According to a new report, one of the major banks that recently had to be shut down, Signature Bank, had previously declined to do business with former President Trump.
The news that the bank had been shut down by officials from the state of New York came on Sunday, only two days after the Silicon Valley Bank, which was situated in California, failed.
Concerns have been raised as a result of the activities that unsettled depositors may try to withdraw their funds from other lenders around the country.
A stunning move which could result in the instability of the financial system.
Back in 2021, though, Signature Bank did not desire the business of former President Trump, who is a billionaire.
As of the end of 2022, it was reported that Signature Bank had a total asset value of $110.4 billion, including a significant investment in the highly volatile cryptocurrency market, and total deposits of $88.6 billion.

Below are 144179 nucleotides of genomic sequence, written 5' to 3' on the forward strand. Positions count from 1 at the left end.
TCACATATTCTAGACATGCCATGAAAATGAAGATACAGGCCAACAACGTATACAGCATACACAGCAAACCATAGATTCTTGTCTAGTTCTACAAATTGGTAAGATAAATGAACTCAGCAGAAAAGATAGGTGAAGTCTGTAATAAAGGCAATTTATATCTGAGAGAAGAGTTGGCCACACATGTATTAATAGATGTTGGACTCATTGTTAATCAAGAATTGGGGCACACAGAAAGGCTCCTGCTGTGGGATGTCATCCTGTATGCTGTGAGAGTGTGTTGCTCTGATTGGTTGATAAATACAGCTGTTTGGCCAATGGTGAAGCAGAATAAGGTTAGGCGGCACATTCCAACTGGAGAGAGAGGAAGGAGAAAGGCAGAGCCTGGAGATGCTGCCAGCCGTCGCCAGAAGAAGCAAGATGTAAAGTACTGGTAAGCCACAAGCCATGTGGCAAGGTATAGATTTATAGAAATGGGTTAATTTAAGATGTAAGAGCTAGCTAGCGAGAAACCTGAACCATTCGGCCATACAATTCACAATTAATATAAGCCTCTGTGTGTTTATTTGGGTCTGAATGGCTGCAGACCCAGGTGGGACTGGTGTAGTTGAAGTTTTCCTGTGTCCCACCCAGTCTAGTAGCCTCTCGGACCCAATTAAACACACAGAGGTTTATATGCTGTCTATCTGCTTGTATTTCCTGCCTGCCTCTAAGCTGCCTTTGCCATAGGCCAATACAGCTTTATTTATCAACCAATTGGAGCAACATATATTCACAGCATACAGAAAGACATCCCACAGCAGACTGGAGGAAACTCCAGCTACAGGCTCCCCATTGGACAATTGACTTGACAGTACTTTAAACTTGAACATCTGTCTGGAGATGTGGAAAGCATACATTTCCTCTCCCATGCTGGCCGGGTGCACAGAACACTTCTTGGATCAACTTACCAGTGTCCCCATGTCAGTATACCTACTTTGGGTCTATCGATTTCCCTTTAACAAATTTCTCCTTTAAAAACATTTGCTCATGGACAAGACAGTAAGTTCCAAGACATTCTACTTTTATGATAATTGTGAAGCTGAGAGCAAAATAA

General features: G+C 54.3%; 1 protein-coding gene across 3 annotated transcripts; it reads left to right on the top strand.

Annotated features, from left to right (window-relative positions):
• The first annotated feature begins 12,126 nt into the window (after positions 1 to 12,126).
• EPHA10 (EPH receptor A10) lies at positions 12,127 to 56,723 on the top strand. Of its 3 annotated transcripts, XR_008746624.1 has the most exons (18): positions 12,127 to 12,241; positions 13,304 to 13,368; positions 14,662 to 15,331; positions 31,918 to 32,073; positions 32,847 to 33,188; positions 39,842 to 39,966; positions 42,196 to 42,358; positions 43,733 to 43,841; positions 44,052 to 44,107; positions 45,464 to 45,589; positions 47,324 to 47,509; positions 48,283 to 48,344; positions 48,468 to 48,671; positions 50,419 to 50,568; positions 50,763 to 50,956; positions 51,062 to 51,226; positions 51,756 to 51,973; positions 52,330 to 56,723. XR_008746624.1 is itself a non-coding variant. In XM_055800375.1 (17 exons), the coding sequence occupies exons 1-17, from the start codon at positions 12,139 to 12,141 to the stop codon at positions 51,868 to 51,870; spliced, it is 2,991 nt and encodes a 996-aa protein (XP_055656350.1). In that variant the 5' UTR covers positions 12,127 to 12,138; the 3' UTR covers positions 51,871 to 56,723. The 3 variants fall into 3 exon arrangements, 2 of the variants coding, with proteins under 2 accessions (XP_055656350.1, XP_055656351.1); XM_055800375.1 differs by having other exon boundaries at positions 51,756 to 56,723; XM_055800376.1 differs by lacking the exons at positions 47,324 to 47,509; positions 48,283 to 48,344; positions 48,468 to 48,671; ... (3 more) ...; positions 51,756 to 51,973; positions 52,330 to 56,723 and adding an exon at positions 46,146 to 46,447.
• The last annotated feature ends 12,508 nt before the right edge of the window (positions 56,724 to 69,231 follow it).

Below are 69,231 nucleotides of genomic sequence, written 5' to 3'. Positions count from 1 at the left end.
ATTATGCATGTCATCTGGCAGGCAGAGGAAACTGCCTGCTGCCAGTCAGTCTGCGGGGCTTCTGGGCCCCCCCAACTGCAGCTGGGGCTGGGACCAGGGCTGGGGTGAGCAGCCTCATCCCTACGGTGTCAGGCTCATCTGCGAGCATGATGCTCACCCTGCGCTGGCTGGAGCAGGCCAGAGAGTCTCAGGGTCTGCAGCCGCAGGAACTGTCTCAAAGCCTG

After the action taken on Sunday by state regulators, the Federal Deposit Insurance Corporation assumed management of the bank.
The failure of Silicon Valley Bank, the sixteenth-largest lender in the United States, was the most significant failure of a bank since 2008.
On Sunday, federal officials reiterated their stance that Silicon Valley and Signature Bank will compensate all of the bank’s depositors in full.
It was not entirely obvious how depositors would be able to get their money back. Although the FDIC covers deposits up to a maximum of $250,000, it is thought that Silicon Valley Bank had huge cash reserves for a variety of clients, including venture capitalists, wineries, and IT businesses.
Treasury Secretary Janet Yellen added more confusion to the situation when she stated on a Sunday morning TV broadcast that there will be no rescue for Silicon Valley Bank.
Both Silicon Valley and Signature banks were strong proponents of policies, which prioritized the promotion of woke world-views over the pursuit of maximum financial gain.